Tag Archives: David Cross

Alvin and the Chipmunks Review

David Cross was right to slander and shame Alvin and the Chipmunks’’ third instalment. But seeing the glimmers of hope in his eyes as he spirals around the screen as a children’s entertainment villain is far more thrilling than his stand-up comedy. More because Alvin and the Chipmunks have the nostalgia appeal and the many failings that come with it, but also because its ensemble cast is relatively impressive, its CGI an extraordinary achievement for the time and its chokehold on culture for the better part of a decade an equally terrifying and impressive feat of endurance. Director Tim Hill can be proud of offering this up to audiences and can be proud of the measure of influence he has had on film. None at all.

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I’m Not There Review

Adapting the life and talent of Bob Dylan to the biopic genre was an inevitability. It is hard to see how anyone could stop it from happening. For all the failed markups of The Beatles, The Beach Boys and the big names around the 1960s, pulling off a dissection of The Voice of a Generation is no small feat. I’m Not There plays with the format of traditional detailing. Dylan defines a meaning or passage of time for so many people, spread across generations. To adapt that correctly, no one man can portray Dylan, and that is what director Todd Haynes gets right with I’m Not There. As Stuck Inside of Mobile with the Memphis Blues Again plays through the opening credits and the passages of time cross the screen, I’m Not There springs to life.

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Kung Fu Panda 3 Review

Even the mighty Dragon Warrior is susceptible to the cash flow of a second sequel, Kung Fu Panda 3 makes that abundantly clear. Lambasting Master Oogway by thrusting his tender, hardened corpse into the spirit realm, directors Jennifer Yuh Nelson and Alessandro Carloni continue their hatred of that turgid turtle that was first experienced in Kung Fu Panda 2. Outside of swift and severe monetary gains, the spirit warriors of past enemies and legendary fighters strike villainy and horrors into the heart of the Furious Five, paired up with an odd side-story of adoption, brief glimmers of extinction and an abundance of bleak, mediocre stories that trail off with no style in sight.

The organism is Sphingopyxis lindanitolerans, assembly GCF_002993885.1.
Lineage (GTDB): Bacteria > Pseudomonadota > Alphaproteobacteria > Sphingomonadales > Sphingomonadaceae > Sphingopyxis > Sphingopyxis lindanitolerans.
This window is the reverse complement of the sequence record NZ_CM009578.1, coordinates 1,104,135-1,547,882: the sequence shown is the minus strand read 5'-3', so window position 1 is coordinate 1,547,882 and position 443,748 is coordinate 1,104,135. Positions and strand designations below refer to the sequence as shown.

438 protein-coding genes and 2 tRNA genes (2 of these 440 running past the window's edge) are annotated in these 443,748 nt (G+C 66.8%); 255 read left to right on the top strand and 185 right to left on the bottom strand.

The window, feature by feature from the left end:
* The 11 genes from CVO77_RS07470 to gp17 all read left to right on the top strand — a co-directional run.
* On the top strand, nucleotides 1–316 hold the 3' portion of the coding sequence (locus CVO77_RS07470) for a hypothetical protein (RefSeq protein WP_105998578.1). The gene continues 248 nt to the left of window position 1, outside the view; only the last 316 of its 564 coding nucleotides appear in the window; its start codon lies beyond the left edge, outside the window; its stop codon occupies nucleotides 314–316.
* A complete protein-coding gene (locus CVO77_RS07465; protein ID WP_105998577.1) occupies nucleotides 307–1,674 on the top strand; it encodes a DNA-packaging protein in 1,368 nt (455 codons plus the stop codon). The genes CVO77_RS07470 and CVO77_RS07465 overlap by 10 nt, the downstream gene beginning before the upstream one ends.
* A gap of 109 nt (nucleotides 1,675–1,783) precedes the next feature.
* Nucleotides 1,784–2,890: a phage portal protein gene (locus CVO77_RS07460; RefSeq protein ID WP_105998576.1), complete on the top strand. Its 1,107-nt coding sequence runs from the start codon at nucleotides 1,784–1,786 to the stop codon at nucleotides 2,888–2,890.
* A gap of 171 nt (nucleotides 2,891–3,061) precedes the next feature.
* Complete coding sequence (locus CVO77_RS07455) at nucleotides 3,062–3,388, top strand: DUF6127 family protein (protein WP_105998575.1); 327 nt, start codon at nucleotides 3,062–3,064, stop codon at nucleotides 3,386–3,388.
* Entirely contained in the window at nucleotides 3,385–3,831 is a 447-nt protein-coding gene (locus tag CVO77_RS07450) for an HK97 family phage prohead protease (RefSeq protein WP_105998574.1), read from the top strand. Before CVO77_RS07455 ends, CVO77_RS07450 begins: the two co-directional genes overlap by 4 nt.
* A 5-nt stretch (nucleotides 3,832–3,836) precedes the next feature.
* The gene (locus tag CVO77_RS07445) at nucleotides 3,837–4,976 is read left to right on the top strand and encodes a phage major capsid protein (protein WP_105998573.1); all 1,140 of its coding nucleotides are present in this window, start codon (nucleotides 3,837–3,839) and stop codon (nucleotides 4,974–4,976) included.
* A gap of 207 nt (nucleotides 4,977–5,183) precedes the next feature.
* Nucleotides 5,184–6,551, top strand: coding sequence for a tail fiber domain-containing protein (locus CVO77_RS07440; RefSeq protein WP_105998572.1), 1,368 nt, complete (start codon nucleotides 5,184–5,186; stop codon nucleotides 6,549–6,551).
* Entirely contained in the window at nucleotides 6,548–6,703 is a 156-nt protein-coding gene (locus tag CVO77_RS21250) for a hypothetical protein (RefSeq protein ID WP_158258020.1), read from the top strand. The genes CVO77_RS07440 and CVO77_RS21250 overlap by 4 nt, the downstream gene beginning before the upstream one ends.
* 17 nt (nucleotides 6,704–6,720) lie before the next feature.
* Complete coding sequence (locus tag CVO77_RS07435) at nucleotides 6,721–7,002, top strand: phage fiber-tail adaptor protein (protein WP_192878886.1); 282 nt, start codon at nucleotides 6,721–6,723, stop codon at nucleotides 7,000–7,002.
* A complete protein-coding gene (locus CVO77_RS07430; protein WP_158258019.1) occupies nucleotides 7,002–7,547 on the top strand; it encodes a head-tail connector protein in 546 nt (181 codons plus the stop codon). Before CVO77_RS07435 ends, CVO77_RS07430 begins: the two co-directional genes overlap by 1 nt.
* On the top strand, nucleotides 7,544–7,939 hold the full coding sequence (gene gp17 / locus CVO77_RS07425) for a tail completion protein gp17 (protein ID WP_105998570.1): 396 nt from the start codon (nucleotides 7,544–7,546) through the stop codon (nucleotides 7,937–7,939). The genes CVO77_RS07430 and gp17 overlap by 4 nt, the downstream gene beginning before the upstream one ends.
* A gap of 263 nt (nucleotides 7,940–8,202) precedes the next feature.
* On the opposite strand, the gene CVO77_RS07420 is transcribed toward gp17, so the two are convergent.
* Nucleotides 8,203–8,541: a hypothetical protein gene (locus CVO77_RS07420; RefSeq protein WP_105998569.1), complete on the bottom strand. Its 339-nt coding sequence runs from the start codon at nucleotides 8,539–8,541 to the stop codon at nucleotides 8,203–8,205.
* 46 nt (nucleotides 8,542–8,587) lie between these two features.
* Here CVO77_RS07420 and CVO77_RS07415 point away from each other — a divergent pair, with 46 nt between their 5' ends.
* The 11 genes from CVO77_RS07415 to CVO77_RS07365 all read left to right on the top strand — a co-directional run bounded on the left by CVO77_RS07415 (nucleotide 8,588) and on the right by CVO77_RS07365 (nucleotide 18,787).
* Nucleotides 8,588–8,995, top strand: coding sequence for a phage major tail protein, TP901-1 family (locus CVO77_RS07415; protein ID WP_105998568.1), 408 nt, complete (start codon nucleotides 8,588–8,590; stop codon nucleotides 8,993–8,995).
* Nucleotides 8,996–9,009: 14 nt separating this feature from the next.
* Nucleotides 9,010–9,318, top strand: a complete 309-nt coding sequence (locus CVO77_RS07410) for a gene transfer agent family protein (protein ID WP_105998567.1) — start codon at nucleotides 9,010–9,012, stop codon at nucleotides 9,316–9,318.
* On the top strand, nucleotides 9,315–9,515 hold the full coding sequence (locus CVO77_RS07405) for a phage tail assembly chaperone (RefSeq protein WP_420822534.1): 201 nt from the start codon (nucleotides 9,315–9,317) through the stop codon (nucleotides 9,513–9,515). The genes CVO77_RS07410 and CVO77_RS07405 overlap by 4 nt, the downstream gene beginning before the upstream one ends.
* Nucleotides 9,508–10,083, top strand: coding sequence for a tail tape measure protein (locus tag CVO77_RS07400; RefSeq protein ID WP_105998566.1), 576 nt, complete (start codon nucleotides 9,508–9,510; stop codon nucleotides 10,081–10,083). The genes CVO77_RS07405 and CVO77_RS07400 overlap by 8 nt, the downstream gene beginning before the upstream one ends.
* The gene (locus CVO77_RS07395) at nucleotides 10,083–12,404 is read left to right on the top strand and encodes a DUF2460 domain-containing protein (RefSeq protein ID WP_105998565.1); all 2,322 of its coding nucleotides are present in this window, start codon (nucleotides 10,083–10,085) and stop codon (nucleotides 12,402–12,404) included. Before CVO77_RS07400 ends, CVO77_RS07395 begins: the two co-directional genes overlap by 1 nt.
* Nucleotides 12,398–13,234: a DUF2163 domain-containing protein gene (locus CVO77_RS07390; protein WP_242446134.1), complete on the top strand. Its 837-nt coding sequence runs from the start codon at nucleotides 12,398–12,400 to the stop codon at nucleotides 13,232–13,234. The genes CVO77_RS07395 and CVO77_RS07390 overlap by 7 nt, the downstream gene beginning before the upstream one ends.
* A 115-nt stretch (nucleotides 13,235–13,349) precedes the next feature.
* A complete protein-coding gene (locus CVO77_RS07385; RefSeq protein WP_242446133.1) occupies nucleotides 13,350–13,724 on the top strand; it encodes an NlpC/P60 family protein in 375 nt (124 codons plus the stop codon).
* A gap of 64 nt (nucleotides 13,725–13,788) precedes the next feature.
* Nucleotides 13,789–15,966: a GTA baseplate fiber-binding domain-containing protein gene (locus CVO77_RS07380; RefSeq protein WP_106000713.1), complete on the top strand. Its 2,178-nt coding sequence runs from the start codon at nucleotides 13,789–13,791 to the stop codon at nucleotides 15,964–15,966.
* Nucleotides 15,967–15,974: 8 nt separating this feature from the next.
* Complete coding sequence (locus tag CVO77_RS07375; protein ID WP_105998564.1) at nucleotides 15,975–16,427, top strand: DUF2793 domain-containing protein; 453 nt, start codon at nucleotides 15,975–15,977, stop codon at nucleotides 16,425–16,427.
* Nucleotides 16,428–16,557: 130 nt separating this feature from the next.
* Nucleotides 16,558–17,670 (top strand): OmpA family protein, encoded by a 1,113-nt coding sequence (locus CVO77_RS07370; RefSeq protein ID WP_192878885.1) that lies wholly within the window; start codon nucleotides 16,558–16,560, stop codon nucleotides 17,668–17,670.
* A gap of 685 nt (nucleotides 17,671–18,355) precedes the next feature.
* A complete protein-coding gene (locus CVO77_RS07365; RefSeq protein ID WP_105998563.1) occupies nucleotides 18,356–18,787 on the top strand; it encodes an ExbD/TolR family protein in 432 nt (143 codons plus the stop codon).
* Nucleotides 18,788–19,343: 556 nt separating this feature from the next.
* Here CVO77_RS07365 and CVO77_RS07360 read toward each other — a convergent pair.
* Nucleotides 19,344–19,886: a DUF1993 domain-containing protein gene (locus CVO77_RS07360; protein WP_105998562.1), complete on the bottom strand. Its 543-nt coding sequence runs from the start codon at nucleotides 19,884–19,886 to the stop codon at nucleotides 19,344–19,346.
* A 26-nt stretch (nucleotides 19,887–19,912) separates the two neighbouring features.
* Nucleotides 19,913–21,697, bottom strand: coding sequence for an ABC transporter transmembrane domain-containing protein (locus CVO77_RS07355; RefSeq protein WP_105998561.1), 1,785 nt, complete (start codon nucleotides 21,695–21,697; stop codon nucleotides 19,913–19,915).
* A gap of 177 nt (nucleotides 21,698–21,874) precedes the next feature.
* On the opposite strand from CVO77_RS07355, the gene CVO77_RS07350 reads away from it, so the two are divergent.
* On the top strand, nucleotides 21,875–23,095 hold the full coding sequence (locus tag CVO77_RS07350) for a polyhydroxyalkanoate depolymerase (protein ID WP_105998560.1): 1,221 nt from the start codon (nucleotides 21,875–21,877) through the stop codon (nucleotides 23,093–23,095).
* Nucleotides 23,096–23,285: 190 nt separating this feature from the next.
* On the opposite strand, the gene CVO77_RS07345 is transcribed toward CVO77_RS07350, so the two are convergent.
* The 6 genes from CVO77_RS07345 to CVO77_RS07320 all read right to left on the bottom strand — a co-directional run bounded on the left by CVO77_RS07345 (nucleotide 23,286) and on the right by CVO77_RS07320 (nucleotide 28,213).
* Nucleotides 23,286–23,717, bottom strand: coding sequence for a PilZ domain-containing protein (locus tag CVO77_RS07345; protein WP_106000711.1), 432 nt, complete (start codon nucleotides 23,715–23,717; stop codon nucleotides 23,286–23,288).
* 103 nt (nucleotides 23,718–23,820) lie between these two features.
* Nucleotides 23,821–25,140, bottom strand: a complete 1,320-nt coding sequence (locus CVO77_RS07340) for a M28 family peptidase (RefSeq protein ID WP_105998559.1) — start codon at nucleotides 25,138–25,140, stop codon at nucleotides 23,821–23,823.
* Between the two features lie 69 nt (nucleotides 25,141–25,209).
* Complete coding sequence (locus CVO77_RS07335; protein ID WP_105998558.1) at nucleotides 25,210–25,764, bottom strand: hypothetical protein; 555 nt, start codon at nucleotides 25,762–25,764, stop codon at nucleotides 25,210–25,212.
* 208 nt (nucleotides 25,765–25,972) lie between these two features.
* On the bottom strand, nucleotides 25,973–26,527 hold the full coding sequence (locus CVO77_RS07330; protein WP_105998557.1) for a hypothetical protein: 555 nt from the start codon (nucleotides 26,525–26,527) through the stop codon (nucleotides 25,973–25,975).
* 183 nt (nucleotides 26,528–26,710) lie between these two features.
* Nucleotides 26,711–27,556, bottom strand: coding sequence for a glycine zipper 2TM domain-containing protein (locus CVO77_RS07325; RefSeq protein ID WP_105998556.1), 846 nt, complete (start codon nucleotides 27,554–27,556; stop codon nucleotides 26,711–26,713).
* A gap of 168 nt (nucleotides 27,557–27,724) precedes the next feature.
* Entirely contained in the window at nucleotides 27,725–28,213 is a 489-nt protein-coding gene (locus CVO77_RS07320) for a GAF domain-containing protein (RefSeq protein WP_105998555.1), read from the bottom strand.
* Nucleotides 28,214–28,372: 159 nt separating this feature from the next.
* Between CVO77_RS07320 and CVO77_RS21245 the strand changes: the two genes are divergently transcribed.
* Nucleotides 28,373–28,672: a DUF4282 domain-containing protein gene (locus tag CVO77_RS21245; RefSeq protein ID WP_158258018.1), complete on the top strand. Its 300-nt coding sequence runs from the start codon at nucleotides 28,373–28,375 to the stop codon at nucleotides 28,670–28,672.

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Kung Fu Panda Review

My personal trip through the nostalgic days of old has been an underwhelming one, to say the least. I bid farewell to some of the classic staples of my childhood. Night at the Museum was fondly remembered for some reason, a film where a CGI dinosaur runs rampant in a museum where Dick Van Dyke can dropkick Ben Stiller unable to hold a candle to the likes of RobotsWall-E, and the Jack Black-led Kung Fu Panda. It’s one of those classic films that just about everyone I know grew up with, but I imagine very few remember more than just a handful of storytelling devices the film used.  

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